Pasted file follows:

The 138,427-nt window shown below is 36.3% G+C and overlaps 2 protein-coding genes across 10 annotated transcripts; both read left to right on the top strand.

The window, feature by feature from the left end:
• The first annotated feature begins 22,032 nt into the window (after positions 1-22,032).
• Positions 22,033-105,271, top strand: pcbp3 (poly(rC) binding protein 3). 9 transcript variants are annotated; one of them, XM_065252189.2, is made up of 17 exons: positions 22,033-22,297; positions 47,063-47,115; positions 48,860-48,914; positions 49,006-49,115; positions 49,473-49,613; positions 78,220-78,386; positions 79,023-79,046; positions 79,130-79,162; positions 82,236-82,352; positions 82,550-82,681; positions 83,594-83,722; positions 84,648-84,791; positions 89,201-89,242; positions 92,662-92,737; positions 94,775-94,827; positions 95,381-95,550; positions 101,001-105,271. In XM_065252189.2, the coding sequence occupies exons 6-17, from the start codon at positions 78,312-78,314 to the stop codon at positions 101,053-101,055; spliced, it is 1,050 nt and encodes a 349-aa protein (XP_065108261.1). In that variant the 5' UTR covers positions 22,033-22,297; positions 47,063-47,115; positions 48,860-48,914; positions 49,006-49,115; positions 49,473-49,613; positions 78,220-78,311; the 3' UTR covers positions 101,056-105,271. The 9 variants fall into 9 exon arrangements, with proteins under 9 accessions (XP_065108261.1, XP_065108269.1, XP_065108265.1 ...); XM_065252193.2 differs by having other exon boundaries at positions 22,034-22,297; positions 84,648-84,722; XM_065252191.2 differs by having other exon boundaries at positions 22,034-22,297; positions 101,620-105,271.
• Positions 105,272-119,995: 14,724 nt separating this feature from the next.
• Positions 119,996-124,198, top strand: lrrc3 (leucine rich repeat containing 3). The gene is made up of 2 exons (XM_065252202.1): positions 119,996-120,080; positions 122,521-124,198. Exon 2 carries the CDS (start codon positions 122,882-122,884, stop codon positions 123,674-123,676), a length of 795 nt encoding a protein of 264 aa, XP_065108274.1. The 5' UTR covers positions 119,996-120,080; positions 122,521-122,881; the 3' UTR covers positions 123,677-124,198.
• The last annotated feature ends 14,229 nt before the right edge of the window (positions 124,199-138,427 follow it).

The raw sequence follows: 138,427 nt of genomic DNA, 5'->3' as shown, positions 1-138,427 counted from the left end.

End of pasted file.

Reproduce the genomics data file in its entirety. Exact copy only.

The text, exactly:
The 138,427-nt window shown below is 36.3% G+C and overlaps 2 protein-coding genes across 10 annotated transcripts; both read left to right on the top strand.

The window, feature by feature from the left end:
• The first annotated feature begins 22,032 nt into the window (after positions 1-22,032).
• Positions 22,033-105,271, top strand: pcbp3 (poly(rC) binding protein 3). 9 transcript variants are annotated; one of them, XM_065252189.2, is made up of 17 exons: positions 22,033-22,297; positions 47,063-47,115; positions 48,860-48,914; positions 49,006-49,115; positions 49,473-49,613; positions 78,220-78,386; positions 79,023-79,046; positions 79,130-79,162; positions 82,236-82,352; positions 82,550-82,681; positions 83,594-83,722; positions 84,648-84,791; positions 89,201-89,242; positions 92,662-92,737; positions 94,775-94,827; positions 95,381-95,550; positions 101,001-105,271. In XM_065252189.2, the coding sequence occupies exons 6-17, from the start codon at positions 78,312-78,314 to the stop codon at positions 101,053-101,055; spliced, it is 1,050 nt and encodes a 349-aa protein (XP_065108261.1). In that variant the 5' UTR covers positions 22,033-22,297; positions 47,063-47,115; positions 48,860-48,914; positions 49,006-49,115; positions 49,473-49,613; positions 78,220-78,311; the 3' UTR covers positions 101,056-105,271. The 9 variants fall into 9 exon arrangements, with proteins under 9 accessions (XP_065108261.1, XP_065108269.1, XP_065108265.1 ...); XM_065252193.2 differs by having other exon boundaries at positions 22,034-22,297; positions 84,648-84,722; XM_065252191.2 differs by having other exon boundaries at positions 22,034-22,297; positions 101,620-105,271.
• Positions 105,272-119,995: 14,724 nt separating this feature from the next.
• Positions 119,996-124,198, top strand: lrrc3 (leucine rich repeat containing 3). The gene is made up of 2 exons (XM_065252202.1): positions 119,996-120,080; positions 122,521-124,198. Exon 2 carries the CDS (start codon positions 122,882-122,884, stop codon positions 123,674-123,676), a length of 795 nt encoding a protein of 264 aa, XP_065108274.1. The 5' UTR covers positions 119,996-120,080; positions 122,521-122,881; the 3' UTR covers positions 123,677-124,198.
• The last annotated feature ends 14,229 nt before the right edge of the window (positions 124,199-138,427 follow it).

The raw sequence follows: 138,427 nt of genomic DNA, 5'->3' as shown, positions 1-138,427 counted from the left end.